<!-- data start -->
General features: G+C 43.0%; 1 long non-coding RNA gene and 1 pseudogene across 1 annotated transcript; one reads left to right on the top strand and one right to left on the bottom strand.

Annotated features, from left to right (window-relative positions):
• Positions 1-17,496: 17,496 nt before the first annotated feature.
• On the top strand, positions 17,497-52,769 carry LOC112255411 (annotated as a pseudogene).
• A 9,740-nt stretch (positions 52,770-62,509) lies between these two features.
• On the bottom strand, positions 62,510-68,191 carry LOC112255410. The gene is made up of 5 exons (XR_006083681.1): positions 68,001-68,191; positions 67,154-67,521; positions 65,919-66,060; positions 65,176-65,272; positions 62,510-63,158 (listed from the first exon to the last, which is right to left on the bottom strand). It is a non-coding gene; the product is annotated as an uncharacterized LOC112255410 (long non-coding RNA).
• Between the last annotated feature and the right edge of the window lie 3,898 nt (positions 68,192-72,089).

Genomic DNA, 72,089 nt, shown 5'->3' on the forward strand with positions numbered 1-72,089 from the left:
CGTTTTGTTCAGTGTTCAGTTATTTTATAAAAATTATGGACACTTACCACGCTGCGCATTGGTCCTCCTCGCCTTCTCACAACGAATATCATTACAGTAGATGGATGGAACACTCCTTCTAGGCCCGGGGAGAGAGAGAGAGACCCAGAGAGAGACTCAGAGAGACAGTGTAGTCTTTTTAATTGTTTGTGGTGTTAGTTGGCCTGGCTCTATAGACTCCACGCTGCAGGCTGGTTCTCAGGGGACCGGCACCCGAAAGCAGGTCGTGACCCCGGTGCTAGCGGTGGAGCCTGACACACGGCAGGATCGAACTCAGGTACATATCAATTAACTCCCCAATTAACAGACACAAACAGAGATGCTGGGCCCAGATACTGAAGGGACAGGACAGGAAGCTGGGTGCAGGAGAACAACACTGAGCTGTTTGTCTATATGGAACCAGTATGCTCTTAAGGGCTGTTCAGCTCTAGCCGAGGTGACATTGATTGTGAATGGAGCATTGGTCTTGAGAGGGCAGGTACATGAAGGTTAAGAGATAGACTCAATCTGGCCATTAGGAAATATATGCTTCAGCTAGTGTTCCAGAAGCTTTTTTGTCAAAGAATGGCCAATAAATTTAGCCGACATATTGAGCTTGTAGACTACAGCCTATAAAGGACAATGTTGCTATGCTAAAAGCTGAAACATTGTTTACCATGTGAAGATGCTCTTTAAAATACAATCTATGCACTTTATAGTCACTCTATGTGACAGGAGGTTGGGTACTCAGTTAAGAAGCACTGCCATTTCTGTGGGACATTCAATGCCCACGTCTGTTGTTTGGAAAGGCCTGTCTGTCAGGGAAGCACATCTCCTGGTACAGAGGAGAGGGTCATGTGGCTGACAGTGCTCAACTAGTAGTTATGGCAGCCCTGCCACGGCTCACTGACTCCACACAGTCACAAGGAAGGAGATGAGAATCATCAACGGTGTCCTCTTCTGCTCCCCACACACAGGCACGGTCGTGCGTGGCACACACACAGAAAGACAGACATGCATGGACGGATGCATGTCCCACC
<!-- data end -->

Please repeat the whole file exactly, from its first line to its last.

General features: G+C 43.0%; 1 long non-coding RNA gene and 1 pseudogene across 1 annotated transcript; one reads left to right on the top strand and one right to left on the bottom strand.

Annotated features, from left to right (window-relative positions):
• Positions 1-17,496: 17,496 nt before the first annotated feature.
• On the top strand, positions 17,497-52,769 carry LOC112255411 (annotated as a pseudogene).
• A 9,740-nt stretch (positions 52,770-62,509) lies between these two features.
• On the bottom strand, positions 62,510-68,191 carry LOC112255410. The gene is made up of 5 exons (XR_006083681.1): positions 68,001-68,191; positions 67,154-67,521; positions 65,919-66,060; positions 65,176-65,272; positions 62,510-63,158 (listed from the first exon to the last, which is right to left on the bottom strand). It is a non-coding gene; the product is annotated as an uncharacterized LOC112255410 (long non-coding RNA).
• Between the last annotated feature and the right edge of the window lie 3,898 nt (positions 68,192-72,089).

Genomic DNA, 72,089 nt, shown 5'->3' on the forward strand with positions numbered 1-72,089 from the left:
CGTTTTGTTCAGTGTTCAGTTATTTTATAAAAATTATGGACACTTACCACGCTGCGCATTGGTCCTCCTCGCCTTCTCACAACGAATATCATTACAGTAGATGGATGGAACACTCCTTCTAGGCCCGGGGAGAGAGAGAGAGACCCAGAGAGAGACTCAGAGAGACAGTGTAGTCTTTTTAATTGTTTGTGGTGTTAGTTGGCCTGGCTCTATAGACTCCACGCTGCAGGCTGGTTCTCAGGGGACCGGCACCCGAAAGCAGGTCGTGACCCCGGTGCTAGCGGTGGAGCCTGACACACGGCAGGATCGAACTCAGGTACATATCAATTAACTCCCCAATTAACAGACACAAACAGAGATGCTGGGCCCAGATACTGAAGGGACAGGACAGGAAGCTGGGTGCAGGAGAACAACACTGAGCTGTTTGTCTATATGGAACCAGTATGCTCTTAAGGGCTGTTCAGCTCTAGCCGAGGTGACATTGATTGTGAATGGAGCATTGGTCTTGAGAGGGCAGGTACATGAAGGTTAAGAGATAGACTCAATCTGGCCATTAGGAAATATATGCTTCAGCTAGTGTTCCAGAAGCTTTTTTGTCAAAGAATGGCCAATAAATTTAGCCGACATATTGAGCTTGTAGACTACAGCCTATAAAGGACAATGTTGCTATGCTAAAAGCTGAAACATTGTTTACCATGTGAAGATGCTCTTTAAAATACAATCTATGCACTTTATAGTCACTCTATGTGACAGGAGGTTGGGTACTCAGTTAAGAAGCACTGCCATTTCTGTGGGACATTCAATGCCCACGTCTGTTGTTTGGAAAGGCCTGTCTGTCAGGGAAGCACATCTCCTGGTACAGAGGAGAGGGTCATGTGGCTGACAGTGCTCAACTAGTAGTTATGGCAGCCCTGCCACGGCTCACTGACTCCACACAGTCACAAGGAAGGAGATGAGAATCATCAACGGTGTCCTCTTCTGCTCCCCACACACAGGCACGGTCGTGCGTGGCACACACACAGAAAGACAGACATGCATGGACGGATGCATGTCCCACC